Moderates and conservatives were adept at guessing how liberals would answer questions. Liberals, especially those who described themselves as “very liberal,” were least able to put themselves in the minds of their adversaries and guess how conservatives would answer....
“The Righteous Mind,” by Jonathan Haidt, a University of Virginia psychology professor, argues that, for liberals, morality is largely a matter of three values: caring for the weak, fairness and liberty. Conservatives share those concerns (although they think of fairness and liberty differently) and add three others: loyalty, respect for authority and sanctity.
Another way of putting it is this: Americans speak about values in six languages, from care to sanctity. Conservatives speak all six, but liberals are fluent in only three. And some (me included) mostly use just one, care for victims.
“Moral psychology can help to explain why the Democratic Party has had so much difficulty connecting with voters,” writes Haidt, a former liberal who says he became a centrist while writing the book.
Wednesday, March 21, 2012
Tuesday, March 20, 2012
Monday, March 19, 2012
Sunday, March 18, 2012
Lest you cannot conceive of the New York Times hammering on Barack Obama and Eric Holder, consider this strip from this morning's paper...
That one definitely left a mark.
Friday, March 16, 2012
No matter how smart you think you are, it is never a good idea to attack your political opponents for ignorance. Barack Obama is clearly one with many academic liberals, who assume conservatives are the way they are out of ignorance, stupidity, or insufficient evolution. Even moderates notice this about him, and it is not flattering. Indeed, it is -- sure, I'll use the word -- unAmerican.
Monday, March 12, 2012
It will come as no surprise that I oppose both the federal mandate to require employers -- actually, any employers -- to pay for prescription contraceptives, and the ridiculous trend in state law to impose gratuitous burdens on women who are confronting the decision to have an abortion (never mind lefty proposals to impose equally offensive burdens on men). Both left and right are amply demonstrating why such mandates are terrible for the United States and its civil discourse. Just because the Dutch, the Swedes, and the Swiss can impose mandates on their homogeneous populations does not mean that we can do or ought to try.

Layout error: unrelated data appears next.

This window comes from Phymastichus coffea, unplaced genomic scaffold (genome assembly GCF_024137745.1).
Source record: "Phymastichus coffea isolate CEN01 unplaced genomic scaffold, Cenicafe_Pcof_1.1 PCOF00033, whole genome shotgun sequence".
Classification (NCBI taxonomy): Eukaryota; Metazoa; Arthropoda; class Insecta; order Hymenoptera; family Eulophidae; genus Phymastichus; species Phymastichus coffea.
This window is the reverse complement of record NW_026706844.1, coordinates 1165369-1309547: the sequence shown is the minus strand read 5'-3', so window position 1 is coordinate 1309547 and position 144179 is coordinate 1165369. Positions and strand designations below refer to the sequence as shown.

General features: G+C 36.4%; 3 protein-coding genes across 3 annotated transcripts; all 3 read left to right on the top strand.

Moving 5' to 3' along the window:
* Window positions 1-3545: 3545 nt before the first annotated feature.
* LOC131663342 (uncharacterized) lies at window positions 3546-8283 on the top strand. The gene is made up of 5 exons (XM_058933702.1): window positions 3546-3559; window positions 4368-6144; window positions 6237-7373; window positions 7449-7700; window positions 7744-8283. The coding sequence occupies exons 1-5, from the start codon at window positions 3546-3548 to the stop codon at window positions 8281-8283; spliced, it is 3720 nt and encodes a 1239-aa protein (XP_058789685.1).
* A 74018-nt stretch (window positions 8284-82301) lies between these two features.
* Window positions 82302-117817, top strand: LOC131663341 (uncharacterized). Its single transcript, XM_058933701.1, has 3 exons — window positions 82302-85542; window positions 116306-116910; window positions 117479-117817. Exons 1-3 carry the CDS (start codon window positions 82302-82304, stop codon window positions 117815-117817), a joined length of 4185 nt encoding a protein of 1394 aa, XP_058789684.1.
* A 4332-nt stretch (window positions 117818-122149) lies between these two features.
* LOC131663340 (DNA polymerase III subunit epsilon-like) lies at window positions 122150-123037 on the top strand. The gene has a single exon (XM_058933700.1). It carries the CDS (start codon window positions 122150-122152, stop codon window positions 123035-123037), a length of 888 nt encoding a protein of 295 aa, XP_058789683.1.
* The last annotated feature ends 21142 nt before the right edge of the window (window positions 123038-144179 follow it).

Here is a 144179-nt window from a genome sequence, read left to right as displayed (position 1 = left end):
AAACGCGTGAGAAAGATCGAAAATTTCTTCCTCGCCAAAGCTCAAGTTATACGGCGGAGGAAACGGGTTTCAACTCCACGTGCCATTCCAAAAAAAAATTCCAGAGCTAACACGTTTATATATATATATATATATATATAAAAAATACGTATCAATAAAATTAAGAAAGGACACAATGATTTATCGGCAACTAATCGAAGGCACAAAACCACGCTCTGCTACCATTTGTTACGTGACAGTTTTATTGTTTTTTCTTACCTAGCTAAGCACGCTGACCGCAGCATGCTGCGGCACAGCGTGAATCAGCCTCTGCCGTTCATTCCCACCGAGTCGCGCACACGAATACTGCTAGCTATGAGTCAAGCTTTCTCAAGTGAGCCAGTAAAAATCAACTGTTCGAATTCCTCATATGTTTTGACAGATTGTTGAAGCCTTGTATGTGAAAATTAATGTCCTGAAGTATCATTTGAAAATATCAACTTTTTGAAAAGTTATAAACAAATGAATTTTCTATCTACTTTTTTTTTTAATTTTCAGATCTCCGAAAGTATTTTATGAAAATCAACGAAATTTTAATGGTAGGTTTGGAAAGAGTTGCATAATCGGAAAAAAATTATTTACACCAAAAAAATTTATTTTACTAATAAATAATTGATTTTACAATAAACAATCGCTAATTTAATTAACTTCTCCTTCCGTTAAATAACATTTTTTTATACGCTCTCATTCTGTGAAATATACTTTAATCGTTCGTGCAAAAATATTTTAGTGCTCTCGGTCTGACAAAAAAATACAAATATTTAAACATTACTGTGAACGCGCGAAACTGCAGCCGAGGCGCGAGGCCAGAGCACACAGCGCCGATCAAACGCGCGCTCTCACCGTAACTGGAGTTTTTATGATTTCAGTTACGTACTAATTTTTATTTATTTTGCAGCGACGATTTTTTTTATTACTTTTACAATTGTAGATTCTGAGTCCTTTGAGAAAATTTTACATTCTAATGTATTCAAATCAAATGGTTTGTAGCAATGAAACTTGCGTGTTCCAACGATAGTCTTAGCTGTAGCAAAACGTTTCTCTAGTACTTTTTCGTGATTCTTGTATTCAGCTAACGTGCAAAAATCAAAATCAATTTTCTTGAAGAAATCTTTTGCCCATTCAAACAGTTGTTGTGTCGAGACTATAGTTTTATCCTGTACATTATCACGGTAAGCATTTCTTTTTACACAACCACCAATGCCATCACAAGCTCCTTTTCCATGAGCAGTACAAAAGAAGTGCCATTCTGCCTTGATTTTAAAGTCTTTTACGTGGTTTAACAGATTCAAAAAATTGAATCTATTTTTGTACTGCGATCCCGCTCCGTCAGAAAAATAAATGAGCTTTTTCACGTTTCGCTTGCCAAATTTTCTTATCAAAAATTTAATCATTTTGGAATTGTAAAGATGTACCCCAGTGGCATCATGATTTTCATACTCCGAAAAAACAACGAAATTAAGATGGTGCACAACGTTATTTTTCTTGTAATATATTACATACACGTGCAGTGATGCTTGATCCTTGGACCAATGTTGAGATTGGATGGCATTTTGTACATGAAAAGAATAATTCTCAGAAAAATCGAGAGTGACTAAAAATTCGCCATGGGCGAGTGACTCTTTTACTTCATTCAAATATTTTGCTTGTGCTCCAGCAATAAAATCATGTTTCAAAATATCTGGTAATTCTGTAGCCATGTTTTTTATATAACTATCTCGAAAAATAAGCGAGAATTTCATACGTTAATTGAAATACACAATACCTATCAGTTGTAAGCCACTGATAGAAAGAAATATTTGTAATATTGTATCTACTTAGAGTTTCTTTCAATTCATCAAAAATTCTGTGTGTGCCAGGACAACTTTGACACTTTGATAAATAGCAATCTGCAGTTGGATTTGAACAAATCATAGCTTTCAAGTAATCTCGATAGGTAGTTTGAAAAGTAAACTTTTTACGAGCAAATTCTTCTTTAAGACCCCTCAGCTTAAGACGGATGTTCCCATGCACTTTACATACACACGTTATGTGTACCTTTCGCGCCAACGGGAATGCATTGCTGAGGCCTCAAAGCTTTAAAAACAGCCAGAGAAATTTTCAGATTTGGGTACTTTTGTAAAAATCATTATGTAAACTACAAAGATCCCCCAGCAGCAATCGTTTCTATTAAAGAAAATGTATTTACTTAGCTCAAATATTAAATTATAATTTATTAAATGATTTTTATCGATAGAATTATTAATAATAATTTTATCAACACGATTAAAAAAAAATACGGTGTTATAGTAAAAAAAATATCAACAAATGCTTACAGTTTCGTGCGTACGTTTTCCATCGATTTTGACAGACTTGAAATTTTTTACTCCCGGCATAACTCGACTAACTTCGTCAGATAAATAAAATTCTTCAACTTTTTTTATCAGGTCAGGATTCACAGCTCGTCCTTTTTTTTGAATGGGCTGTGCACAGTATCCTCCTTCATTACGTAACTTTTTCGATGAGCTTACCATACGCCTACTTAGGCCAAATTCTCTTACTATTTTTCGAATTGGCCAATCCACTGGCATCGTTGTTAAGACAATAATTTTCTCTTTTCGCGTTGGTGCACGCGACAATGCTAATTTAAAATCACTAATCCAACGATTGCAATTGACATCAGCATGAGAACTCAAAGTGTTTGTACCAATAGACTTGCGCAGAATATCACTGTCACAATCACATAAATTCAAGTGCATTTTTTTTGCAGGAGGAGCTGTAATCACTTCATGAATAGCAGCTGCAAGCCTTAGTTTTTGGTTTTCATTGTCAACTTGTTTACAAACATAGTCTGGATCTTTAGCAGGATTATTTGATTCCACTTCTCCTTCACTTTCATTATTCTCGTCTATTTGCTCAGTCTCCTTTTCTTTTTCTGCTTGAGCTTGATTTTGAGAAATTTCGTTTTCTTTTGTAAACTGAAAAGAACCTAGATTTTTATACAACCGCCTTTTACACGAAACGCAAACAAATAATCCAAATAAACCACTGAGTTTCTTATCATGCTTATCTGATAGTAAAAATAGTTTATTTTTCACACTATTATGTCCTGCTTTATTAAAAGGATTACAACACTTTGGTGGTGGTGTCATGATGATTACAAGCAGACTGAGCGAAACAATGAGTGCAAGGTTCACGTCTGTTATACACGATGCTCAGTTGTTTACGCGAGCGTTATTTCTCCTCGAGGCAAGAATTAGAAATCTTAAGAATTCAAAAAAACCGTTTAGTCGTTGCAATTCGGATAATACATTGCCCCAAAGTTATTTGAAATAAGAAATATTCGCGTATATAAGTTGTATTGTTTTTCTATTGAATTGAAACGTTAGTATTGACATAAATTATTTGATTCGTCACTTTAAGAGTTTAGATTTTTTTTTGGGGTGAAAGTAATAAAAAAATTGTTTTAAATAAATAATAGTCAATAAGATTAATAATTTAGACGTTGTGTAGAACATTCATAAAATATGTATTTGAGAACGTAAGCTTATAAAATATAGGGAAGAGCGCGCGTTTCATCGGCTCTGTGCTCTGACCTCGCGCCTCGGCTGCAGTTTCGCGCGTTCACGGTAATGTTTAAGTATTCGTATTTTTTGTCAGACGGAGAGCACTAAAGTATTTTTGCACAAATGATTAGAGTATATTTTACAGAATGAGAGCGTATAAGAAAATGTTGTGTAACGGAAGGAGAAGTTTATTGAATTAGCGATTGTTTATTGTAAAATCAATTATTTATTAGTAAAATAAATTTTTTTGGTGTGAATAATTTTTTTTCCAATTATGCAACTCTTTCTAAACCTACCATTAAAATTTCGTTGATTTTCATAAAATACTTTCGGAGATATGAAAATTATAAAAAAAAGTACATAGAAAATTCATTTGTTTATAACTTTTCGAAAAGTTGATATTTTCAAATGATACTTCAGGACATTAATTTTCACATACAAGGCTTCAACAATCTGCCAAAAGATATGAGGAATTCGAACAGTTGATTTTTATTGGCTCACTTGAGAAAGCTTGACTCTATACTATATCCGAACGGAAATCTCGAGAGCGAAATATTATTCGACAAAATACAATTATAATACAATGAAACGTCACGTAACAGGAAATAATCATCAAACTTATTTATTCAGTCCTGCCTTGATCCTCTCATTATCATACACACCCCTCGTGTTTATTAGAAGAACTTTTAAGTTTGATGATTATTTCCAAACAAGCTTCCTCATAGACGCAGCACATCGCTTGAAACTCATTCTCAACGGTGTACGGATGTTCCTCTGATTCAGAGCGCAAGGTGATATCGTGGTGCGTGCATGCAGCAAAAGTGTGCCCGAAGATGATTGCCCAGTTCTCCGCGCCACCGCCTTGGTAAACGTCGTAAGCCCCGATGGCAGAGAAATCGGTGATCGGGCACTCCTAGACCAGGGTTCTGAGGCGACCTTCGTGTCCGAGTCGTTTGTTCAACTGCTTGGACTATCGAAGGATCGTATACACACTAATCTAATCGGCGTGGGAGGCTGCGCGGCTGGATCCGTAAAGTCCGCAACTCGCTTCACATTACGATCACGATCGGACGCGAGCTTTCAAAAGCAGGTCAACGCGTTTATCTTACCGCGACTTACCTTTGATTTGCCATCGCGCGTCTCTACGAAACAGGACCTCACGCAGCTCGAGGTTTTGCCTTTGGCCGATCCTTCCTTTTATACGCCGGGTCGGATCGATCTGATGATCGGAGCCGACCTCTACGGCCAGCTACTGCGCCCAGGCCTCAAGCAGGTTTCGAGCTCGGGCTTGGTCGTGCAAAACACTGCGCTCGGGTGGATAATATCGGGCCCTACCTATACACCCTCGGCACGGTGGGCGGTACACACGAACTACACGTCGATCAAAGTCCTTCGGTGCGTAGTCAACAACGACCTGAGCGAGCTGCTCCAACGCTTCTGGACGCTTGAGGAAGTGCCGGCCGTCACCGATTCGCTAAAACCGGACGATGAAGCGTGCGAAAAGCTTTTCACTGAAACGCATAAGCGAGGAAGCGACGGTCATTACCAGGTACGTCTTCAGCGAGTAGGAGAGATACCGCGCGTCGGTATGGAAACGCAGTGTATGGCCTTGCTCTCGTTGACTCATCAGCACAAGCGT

Talk amongst yourselves.
From Yahoo's front page today, a story that lists the "fifteen richest" counties in America. Four of the top five are now located in suburban Washington, DC, and there are five other Virginia and Maryland counties in the top fifteen. Even I find that surprising.
It takes a lot of wealthy people to redirect the spending of a government that has grown as large as ours.
Saturday, March 10, 2012
Feminist lawyer Gloria Allred has demanded that authorities arrest Rush Limbaugh for calling Sandra Fluke a, well, bad name. Allred is basing her request on a Florida criminal statute that theoretically subjects to arrest anyone who "speaks of and concerning any woman, married or unmarried, falsely and maliciously imputing to her a want of chastity." Allred's charge is, in law, asinine, as UCLA law professor Eugene Volokh amply demonstrates here.